An Analysis of Corporate Collapses

4180 WordsApr 18, 201317 Pages
“An Analysis of Corporate Collapses” MPA751 Financial Reporting and Analysis Unit Chair: Dr. Wen Qu. Student Name: Andrew William Giblin Student Number: 211221042 Due Date: Monday 20th August 2012 I certify that the attached work is entirely my own, except where material quoted or paraphrased is acknowledged in the text. I also declare that it has not been submitted for assessment in any other unit or course. Table of Contents Executive Summary 3 Introduction……………………………………………………………………………………………4 Agency Theory and Relevant Hypotheses 5 ABC Learning Centres Limited - Australia 7 Olympus Corporation - Japan ……………………………………………………………………..10 WorldCom Incorporated - United States of America…………………………………………… 13…show more content…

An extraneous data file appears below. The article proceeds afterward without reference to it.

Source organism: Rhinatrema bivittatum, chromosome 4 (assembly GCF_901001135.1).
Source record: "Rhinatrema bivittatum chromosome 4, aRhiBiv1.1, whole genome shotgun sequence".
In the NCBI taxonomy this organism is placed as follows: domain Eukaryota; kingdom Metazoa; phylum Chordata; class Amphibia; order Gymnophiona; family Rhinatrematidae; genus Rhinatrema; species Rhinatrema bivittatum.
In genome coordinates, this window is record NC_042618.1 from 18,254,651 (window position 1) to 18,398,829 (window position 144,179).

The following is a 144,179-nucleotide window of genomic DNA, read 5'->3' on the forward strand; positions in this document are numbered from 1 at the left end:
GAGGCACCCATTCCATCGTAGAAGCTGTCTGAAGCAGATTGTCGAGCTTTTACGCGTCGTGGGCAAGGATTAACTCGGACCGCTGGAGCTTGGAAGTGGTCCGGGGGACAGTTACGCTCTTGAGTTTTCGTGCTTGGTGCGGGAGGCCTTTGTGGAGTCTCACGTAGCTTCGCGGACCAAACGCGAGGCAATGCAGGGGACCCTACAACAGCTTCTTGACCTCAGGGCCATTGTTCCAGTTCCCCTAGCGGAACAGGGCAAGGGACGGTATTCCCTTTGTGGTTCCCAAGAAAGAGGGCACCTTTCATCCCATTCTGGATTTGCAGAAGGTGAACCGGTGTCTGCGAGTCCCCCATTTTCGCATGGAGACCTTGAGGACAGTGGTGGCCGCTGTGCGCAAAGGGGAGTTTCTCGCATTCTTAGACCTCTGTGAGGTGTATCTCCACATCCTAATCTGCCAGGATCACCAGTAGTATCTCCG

(Setyorini & Ishak 2012). Political Cost Hypothesis Assumes that large firms are more likely to use accounting choices that reduce or defer reported profit so the firms do not attract the attention of politicians or the general public (Bazley & Hancock, 2009). ABC Learning Centres Limited - Australia The company ABC Learning Centres Limited (ABC) was founded by Eddy Groves in 1988; by 1997 it ran 18 centres across Australia. In March 2001 the company commenced trading on the stock exchange at $2.00 per share, from 2001 to 2006 it had enormous success and in December 2006 its share price reached its peak at $8.60 and operated one in five childcare centres in Australia. As stated in the 2006 Annual Report, ABC Learning achieved a growth rate of 41% in its childcare sites for that reported year, a major reason for the success of the company was equity analysts recommended it to potential shareholders due to the subsidised childcare rebate provided by the Australian government. (ABC Learning Centres Annual Reports). By December 2007 just over six years after listing, the business had grown to owning 2323 centres in total including 112 in the United Kingdom, 1000 in the United States of America and 116 in New Zealand (Brennan & Newberry 2010). In November 2008 the company collapsed with debts of more than $1.6 billion dollars with shares last trading at 54 cents. The
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